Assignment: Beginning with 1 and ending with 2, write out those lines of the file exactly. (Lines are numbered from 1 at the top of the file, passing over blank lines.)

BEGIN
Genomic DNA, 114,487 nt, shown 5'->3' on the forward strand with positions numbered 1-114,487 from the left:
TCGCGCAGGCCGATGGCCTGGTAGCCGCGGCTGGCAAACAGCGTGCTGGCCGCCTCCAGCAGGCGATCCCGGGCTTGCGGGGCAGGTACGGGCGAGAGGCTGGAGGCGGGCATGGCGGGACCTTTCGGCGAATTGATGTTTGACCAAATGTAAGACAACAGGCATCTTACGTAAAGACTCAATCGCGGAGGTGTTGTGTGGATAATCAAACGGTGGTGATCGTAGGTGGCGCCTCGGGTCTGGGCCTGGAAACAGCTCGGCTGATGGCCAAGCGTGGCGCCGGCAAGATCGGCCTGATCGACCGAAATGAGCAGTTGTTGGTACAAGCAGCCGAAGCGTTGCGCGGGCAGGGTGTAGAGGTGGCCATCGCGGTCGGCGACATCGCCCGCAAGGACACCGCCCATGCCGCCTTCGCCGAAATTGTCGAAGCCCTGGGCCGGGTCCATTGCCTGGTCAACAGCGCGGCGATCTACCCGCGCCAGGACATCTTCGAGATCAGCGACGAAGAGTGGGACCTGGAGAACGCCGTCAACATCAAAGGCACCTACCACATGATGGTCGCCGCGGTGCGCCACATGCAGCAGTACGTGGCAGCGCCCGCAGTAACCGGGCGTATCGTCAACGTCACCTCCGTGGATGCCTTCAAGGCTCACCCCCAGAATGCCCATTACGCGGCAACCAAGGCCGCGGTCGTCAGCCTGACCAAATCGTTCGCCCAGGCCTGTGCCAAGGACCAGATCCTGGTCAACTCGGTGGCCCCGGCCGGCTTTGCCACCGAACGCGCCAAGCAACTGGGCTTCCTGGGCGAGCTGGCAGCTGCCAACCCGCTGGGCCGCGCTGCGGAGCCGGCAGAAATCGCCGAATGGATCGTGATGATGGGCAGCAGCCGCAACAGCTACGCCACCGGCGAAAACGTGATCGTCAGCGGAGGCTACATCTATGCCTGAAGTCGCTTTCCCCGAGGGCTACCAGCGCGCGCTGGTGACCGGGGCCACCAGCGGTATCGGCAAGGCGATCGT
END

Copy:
Genomic DNA, 114,487 nt, shown 5'->3' on the forward strand with positions numbered 1-114,487 from the left:
TCGCGCAGGCCGATGGCCTGGTAGCCGCGGCTGGCAAACAGCGTGCTGGCCGCCTCCAGCAGGCGATCCCGGGCTTGCGGGGCAGGTACGGGCGAGAGGCTGGAGGCGGGCATGGCGGGACCTTTCGGCGAATTGATGTTTGACCAAATGTAAGACAACAGGCATCTTACGTAAAGACTCAATCGCGGAGGTGTTGTGTGGATAATCAAACGGTGGTGATCGTAGGTGGCGCCTCGGGTCTGGGCCTGGAAACAGCTCGGCTGATGGCCAAGCGTGGCGCCGGCAAGATCGGCCTGATCGACCGAAATGAGCAGTTGTTGGTACAAGCAGCCGAAGCGTTGCGCGGGCAGGGTGTAGAGGTGGCCATCGCGGTCGGCGACATCGCCCGCAAGGACACCGCCCATGCCGCCTTCGCCGAAATTGTCGAAGCCCTGGGCCGGGTCCATTGCCTGGTCAACAGCGCGGCGATCTACCCGCGCCAGGACATCTTCGAGATCAGCGACGAAGAGTGGGACCTGGAGAACGCCGTCAACATCAAAGGCACCTACCACATGATGGTCGCCGCGGTGCGCCACATGCAGCAGTACGTGGCAGCGCCCGCAGTAACCGGGCGTATCGTCAACGTCACCTCCGTGGATGCCTTCAAGGCTCACCCCCAGAATGCCCATTACGCGGCAACCAAGGCCGCGGTCGTCAGCCTGACCAAATCGTTCGCCCAGGCCTGTGCCAAGGACCAGATCCTGGTCAACTCGGTGGCCCCGGCCGGCTTTGCCACCGAACGCGCCAAGCAACTGGGCTTCCTGGGCGAGCTGGCAGCTGCCAACCCGCTGGGCCGCGCTGCGGAGCCGGCAGAAATCGCCGAATGGATCGTGATGATGGGCAGCAGCCGCAACAGCTACGCCACCGGCGAAAACGTGATCGTCAGCGGAGGCTACATCTATGCCTGAAGTCGCTTTCCCCGAGGGCTACCAGCGCGCGCTGGTGACCGGGGCCACCAGCGGTATCGGCAAGGCGATCGT